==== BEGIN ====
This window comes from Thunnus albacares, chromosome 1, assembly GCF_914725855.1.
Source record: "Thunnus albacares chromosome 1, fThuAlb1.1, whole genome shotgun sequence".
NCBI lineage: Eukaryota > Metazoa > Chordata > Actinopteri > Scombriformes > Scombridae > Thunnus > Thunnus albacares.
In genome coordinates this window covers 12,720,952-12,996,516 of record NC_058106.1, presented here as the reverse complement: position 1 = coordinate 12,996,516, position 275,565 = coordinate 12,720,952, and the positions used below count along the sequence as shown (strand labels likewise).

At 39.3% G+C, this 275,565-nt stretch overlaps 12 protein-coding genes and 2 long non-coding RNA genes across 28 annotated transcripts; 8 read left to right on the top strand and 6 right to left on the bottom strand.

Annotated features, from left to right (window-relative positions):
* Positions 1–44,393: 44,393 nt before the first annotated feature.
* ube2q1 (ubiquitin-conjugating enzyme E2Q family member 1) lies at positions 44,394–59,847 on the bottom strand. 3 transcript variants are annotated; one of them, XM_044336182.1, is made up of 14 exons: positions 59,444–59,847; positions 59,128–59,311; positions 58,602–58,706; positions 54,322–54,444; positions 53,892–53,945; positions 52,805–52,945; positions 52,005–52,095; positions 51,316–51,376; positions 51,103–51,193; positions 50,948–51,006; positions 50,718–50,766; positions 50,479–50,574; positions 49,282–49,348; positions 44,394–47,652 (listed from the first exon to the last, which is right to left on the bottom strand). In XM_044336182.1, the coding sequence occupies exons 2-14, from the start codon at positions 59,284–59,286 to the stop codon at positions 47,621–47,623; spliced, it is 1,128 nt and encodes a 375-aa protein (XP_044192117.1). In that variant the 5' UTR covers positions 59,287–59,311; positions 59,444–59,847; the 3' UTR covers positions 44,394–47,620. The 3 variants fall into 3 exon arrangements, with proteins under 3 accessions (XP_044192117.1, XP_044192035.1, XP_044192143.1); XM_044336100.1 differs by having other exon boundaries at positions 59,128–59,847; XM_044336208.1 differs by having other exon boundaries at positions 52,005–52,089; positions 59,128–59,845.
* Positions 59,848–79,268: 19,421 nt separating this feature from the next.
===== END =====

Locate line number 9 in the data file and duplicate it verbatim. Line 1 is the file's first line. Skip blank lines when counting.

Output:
* Positions 59,848–79,268: 19,421 nt separating this feature from the next.